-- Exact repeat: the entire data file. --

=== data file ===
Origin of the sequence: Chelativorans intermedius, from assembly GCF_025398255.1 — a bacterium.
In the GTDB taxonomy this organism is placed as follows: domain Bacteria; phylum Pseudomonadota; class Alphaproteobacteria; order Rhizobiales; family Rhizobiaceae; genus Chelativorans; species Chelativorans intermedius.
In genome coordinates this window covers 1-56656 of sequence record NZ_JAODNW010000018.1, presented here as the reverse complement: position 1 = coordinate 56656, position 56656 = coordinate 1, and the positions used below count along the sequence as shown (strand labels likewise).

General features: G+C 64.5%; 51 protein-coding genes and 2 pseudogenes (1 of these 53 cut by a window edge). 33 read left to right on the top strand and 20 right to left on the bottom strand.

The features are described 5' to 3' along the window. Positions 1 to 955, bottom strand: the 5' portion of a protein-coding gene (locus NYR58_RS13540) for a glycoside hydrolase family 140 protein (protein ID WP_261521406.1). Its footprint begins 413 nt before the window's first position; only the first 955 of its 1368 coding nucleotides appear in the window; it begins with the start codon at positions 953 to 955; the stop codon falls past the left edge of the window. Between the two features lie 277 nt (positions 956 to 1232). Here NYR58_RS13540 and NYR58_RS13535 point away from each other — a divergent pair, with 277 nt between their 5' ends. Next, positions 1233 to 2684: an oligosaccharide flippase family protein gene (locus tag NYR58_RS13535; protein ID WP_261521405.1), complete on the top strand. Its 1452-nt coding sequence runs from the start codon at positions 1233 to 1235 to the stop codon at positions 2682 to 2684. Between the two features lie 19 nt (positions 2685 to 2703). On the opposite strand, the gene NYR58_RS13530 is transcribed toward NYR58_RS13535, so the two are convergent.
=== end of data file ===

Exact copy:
Origin of the sequence: Chelativorans intermedius, from assembly GCF_025398255.1 — a bacterium.
In the GTDB taxonomy this organism is placed as follows: domain Bacteria; phylum Pseudomonadota; class Alphaproteobacteria; order Rhizobiales; family Rhizobiaceae; genus Chelativorans; species Chelativorans intermedius.
In genome coordinates this window covers 1-56656 of sequence record NZ_JAODNW010000018.1, presented here as the reverse complement: position 1 = coordinate 56656, position 56656 = coordinate 1, and the positions used below count along the sequence as shown (strand labels likewise).

General features: G+C 64.5%; 51 protein-coding genes and 2 pseudogenes (1 of these 53 cut by a window edge). 33 read left to right on the top strand and 20 right to left on the bottom strand.

The features are described 5' to 3' along the window. Positions 1 to 955, bottom strand: the 5' portion of a protein-coding gene (locus NYR58_RS13540) for a glycoside hydrolase family 140 protein (protein ID WP_261521406.1). Its footprint begins 413 nt before the window's first position; only the first 955 of its 1368 coding nucleotides appear in the window; it begins with the start codon at positions 953 to 955; the stop codon falls past the left edge of the window. Between the two features lie 277 nt (positions 956 to 1232). Here NYR58_RS13540 and NYR58_RS13535 point away from each other — a divergent pair, with 277 nt between their 5' ends. Next, positions 1233 to 2684: an oligosaccharide flippase family protein gene (locus tag NYR58_RS13535; protein ID WP_261521405.1), complete on the top strand. Its 1452-nt coding sequence runs from the start codon at positions 1233 to 1235 to the stop codon at positions 2682 to 2684. Between the two features lie 19 nt (positions 2685 to 2703). On the opposite strand, the gene NYR58_RS13530 is transcribed toward NYR58_RS13535, so the two are convergent.